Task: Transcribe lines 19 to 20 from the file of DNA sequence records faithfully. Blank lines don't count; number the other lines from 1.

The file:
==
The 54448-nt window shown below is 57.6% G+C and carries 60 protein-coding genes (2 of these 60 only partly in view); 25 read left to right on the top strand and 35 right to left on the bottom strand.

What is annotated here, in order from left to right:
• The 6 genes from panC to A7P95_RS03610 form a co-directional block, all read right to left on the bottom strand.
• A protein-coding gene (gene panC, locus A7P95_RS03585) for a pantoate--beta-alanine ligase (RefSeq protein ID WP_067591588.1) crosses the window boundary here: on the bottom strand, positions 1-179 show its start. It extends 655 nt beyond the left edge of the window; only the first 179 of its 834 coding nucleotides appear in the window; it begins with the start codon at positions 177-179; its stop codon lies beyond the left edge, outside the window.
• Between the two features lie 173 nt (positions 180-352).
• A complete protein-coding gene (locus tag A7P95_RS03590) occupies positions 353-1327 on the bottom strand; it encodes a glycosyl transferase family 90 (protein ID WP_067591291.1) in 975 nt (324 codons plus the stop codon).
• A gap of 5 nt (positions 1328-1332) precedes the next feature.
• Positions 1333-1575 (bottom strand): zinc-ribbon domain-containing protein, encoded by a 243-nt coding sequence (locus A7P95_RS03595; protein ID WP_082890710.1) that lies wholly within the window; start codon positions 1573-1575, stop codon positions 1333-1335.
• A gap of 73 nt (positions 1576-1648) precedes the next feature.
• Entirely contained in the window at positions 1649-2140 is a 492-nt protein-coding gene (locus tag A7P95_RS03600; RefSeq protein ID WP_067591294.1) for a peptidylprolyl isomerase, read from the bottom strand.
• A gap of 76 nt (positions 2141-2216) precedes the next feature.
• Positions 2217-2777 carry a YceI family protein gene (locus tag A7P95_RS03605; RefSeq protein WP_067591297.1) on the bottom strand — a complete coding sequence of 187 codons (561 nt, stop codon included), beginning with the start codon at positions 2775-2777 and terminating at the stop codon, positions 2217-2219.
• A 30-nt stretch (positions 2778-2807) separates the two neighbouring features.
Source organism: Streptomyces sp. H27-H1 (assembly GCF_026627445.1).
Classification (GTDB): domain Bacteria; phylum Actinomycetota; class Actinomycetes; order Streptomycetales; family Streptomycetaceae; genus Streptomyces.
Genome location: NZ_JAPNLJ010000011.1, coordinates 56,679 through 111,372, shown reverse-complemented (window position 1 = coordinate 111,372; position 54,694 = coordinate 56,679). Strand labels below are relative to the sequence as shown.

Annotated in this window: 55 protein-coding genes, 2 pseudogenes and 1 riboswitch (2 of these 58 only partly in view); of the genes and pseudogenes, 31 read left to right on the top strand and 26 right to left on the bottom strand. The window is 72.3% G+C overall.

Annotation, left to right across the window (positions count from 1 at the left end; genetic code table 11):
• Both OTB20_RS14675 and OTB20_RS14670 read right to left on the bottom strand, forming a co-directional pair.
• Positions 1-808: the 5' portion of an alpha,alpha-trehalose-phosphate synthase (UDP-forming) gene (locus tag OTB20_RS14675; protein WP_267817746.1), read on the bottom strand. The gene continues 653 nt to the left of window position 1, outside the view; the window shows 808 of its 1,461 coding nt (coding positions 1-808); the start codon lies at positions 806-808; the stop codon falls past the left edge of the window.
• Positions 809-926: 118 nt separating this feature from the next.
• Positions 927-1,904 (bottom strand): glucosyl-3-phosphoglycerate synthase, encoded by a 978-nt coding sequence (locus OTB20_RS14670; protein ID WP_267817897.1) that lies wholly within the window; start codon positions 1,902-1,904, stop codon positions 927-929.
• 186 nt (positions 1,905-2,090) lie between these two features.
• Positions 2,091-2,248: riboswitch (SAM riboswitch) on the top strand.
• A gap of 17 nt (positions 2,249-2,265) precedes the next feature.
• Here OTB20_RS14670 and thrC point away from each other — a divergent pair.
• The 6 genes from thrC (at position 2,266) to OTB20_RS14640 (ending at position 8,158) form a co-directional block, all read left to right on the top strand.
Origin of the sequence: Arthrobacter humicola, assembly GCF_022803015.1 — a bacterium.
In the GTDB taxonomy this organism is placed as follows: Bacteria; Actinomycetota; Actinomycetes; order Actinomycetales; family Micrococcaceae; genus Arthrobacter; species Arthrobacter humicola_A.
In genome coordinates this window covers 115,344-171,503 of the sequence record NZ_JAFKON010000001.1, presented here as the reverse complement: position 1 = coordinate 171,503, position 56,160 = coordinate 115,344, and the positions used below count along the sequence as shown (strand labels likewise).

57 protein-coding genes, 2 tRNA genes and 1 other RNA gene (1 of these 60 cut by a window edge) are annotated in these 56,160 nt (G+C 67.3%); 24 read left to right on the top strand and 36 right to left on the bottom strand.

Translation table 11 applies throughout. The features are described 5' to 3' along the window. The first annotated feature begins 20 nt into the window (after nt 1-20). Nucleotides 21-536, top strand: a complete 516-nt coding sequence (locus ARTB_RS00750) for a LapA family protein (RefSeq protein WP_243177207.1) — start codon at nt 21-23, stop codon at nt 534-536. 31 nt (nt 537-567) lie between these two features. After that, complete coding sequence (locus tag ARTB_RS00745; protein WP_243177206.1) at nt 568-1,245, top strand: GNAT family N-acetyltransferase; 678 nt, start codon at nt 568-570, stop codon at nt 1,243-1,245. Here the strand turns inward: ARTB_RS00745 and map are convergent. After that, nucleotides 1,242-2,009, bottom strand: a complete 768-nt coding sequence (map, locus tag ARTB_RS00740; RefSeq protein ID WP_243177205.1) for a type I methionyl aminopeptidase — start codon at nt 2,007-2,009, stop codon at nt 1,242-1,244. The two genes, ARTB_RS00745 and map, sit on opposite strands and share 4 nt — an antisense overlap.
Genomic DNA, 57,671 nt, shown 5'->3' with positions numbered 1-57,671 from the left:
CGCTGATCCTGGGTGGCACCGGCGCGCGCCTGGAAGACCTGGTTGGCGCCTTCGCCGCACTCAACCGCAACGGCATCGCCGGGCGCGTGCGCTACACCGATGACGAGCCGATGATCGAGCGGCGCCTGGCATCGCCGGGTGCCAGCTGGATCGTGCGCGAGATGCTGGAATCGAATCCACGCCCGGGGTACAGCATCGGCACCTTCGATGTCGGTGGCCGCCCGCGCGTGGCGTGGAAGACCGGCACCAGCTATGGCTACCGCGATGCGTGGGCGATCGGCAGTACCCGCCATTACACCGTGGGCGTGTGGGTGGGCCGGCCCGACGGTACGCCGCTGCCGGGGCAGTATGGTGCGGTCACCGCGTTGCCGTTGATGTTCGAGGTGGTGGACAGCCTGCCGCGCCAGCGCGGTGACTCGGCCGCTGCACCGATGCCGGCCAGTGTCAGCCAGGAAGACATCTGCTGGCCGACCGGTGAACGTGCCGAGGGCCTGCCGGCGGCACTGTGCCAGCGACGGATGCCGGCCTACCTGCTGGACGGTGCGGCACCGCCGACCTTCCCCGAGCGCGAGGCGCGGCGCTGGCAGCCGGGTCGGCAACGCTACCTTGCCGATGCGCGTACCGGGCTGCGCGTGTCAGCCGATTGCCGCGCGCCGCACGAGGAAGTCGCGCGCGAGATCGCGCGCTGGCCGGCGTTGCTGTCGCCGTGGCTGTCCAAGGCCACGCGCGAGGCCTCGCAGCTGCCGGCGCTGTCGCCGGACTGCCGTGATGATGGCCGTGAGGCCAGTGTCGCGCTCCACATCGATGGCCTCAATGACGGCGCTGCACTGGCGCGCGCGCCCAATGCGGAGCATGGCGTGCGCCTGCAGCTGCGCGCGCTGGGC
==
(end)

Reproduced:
• Both OTB20_RS14675 and OTB20_RS14670 read right to left on the bottom strand, forming a co-directional pair.
• Positions 1-808: the 5' portion of an alpha,alpha-trehalose-phosphate synthase (UDP-forming) gene (locus tag OTB20_RS14675; protein WP_267817746.1), read on the bottom strand. The gene continues 653 nt to the left of window position 1, outside the view; the window shows 808 of its 1,461 coding nt (coding positions 1-808); the start codon lies at positions 806-808; the stop codon falls past the left edge of the window.